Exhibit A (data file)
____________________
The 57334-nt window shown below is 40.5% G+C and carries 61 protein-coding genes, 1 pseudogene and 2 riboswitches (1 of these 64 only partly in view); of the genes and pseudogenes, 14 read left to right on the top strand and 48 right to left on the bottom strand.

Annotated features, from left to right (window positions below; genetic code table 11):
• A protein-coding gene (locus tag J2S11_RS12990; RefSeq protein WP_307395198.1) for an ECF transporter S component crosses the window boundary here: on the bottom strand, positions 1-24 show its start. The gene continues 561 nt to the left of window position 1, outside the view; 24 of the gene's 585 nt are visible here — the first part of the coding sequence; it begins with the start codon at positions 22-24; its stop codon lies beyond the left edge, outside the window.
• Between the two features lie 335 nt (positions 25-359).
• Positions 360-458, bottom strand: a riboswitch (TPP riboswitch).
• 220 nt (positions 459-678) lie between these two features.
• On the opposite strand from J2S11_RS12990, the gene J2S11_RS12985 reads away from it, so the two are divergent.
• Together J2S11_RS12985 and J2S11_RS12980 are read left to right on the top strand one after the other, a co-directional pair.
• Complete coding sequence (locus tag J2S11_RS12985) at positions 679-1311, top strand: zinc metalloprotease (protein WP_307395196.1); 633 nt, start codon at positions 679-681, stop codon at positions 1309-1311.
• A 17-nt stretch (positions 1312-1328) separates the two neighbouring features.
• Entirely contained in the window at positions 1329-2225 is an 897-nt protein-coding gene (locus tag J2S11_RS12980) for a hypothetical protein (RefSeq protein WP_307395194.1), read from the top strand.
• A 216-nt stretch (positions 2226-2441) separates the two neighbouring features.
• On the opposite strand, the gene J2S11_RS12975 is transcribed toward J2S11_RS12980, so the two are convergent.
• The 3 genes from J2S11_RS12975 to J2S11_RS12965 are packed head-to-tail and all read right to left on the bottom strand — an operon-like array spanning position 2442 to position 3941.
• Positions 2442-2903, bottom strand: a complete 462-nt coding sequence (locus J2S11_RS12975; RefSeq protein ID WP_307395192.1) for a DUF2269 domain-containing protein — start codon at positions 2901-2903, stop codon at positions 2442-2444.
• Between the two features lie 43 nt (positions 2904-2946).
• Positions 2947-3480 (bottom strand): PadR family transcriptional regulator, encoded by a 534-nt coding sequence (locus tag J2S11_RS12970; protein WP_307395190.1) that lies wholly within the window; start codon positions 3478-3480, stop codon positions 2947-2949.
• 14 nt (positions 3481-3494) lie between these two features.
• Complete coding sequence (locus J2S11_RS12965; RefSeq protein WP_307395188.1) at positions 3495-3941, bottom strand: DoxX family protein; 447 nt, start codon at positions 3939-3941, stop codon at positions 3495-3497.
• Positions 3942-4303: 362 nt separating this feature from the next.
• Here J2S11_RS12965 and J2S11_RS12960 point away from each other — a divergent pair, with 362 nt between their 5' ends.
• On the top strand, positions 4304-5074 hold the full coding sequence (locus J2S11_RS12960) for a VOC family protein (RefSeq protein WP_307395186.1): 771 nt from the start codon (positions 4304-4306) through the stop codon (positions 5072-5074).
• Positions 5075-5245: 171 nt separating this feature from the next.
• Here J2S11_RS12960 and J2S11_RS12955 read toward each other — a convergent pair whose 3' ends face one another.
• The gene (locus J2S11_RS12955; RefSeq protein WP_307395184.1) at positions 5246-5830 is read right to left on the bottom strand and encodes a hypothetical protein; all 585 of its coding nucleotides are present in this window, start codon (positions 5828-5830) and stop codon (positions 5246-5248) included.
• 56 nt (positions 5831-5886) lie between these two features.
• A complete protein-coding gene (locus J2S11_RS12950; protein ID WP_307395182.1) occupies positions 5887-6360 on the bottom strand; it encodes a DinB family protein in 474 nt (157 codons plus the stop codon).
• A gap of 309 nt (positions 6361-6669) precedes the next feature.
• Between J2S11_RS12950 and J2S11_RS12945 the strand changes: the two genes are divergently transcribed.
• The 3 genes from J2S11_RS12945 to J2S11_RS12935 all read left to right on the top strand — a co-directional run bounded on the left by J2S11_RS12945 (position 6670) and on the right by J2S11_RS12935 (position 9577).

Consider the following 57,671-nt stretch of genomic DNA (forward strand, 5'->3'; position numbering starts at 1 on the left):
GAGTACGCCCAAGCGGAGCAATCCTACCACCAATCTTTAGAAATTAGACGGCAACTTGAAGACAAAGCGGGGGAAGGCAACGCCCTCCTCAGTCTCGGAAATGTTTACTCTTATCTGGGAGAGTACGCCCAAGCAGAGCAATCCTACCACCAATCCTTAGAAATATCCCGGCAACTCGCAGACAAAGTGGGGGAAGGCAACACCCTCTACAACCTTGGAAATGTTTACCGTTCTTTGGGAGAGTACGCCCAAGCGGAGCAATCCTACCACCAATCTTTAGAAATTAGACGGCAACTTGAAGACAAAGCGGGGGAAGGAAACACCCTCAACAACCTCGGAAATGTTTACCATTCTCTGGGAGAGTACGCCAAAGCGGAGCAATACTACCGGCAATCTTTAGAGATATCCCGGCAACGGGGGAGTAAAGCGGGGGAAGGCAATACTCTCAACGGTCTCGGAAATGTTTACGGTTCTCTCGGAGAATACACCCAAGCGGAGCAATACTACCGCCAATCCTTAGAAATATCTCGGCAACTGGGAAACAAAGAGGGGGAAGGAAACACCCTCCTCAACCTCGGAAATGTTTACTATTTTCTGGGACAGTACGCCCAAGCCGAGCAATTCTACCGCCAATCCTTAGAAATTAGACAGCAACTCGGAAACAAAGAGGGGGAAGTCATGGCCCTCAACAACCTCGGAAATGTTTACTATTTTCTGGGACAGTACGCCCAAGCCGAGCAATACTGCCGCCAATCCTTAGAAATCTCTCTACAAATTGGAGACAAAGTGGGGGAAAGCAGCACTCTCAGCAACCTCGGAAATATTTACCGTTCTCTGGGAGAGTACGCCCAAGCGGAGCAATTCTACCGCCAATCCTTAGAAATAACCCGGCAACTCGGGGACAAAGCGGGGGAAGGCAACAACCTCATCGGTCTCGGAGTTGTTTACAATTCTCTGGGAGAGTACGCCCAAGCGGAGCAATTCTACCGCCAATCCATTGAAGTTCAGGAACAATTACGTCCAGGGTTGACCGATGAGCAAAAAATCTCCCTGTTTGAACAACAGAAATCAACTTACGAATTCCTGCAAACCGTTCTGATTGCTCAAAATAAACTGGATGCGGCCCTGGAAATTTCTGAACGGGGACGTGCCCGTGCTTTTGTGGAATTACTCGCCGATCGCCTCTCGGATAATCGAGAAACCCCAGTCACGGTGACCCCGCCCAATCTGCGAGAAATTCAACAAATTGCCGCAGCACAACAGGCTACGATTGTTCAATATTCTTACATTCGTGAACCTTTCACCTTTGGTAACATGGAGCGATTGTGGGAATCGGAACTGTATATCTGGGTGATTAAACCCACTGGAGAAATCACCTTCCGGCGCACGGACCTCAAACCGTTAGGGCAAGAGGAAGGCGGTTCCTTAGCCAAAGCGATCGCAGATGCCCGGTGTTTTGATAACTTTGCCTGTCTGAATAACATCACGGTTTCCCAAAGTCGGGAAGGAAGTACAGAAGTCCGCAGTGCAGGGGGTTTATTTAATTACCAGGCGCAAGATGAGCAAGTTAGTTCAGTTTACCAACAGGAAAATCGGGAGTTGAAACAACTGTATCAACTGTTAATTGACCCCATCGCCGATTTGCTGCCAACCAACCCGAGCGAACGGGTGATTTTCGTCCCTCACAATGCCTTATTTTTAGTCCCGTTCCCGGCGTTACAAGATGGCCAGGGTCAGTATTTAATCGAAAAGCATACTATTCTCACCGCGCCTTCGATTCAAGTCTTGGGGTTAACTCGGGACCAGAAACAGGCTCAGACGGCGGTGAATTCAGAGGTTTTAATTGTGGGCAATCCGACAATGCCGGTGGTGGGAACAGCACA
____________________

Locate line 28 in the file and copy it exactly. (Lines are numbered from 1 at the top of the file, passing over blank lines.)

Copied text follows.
• A gap of 309 nt (positions 6361-6669) precedes the next feature.